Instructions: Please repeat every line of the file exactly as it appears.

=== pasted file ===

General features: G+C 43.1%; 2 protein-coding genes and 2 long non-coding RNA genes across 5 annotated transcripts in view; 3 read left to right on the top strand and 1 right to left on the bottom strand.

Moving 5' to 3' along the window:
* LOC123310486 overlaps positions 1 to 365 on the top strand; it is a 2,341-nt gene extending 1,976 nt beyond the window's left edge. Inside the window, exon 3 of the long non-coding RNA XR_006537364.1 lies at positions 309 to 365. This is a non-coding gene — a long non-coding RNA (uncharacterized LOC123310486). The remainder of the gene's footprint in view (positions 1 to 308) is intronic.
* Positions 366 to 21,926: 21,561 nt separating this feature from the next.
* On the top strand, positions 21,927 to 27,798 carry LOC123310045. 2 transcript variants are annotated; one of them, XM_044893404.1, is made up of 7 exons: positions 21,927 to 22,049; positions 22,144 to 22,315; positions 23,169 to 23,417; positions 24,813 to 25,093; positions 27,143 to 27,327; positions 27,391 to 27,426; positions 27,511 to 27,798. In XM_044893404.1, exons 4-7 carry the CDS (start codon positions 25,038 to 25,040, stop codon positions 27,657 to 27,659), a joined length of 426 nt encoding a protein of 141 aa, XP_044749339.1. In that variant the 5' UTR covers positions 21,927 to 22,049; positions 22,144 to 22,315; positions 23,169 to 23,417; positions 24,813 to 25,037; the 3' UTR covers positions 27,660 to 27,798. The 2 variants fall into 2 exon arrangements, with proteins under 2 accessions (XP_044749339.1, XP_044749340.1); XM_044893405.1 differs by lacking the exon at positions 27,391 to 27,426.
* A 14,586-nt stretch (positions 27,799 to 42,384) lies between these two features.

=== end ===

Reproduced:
General features: G+C 43.1%; 2 protein-coding genes and 2 long non-coding RNA genes across 5 annotated transcripts in view; 3 read left to right on the top strand and 1 right to left on the bottom strand.

Moving 5' to 3' along the window:
* LOC123310486 overlaps positions 1 to 365 on the top strand; it is a 2,341-nt gene extending 1,976 nt beyond the window's left edge. Inside the window, exon 3 of the long non-coding RNA XR_006537364.1 lies at positions 309 to 365. This is a non-coding gene — a long non-coding RNA (uncharacterized LOC123310486). The remainder of the gene's footprint in view (positions 1 to 308) is intronic.
* Positions 366 to 21,926: 21,561 nt separating this feature from the next.
* On the top strand, positions 21,927 to 27,798 carry LOC123310045. 2 transcript variants are annotated; one of them, XM_044893404.1, is made up of 7 exons: positions 21,927 to 22,049; positions 22,144 to 22,315; positions 23,169 to 23,417; positions 24,813 to 25,093; positions 27,143 to 27,327; positions 27,391 to 27,426; positions 27,511 to 27,798. In XM_044893404.1, exons 4-7 carry the CDS (start codon positions 25,038 to 25,040, stop codon positions 27,657 to 27,659), a joined length of 426 nt encoding a protein of 141 aa, XP_044749339.1. In that variant the 5' UTR covers positions 21,927 to 22,049; positions 22,144 to 22,315; positions 23,169 to 23,417; positions 24,813 to 25,037; the 3' UTR covers positions 27,660 to 27,798. The 2 variants fall into 2 exon arrangements, with proteins under 2 accessions (XP_044749339.1, XP_044749340.1); XM_044893405.1 differs by lacking the exon at positions 27,391 to 27,426.
* A 14,586-nt stretch (positions 27,799 to 42,384) lies between these two features.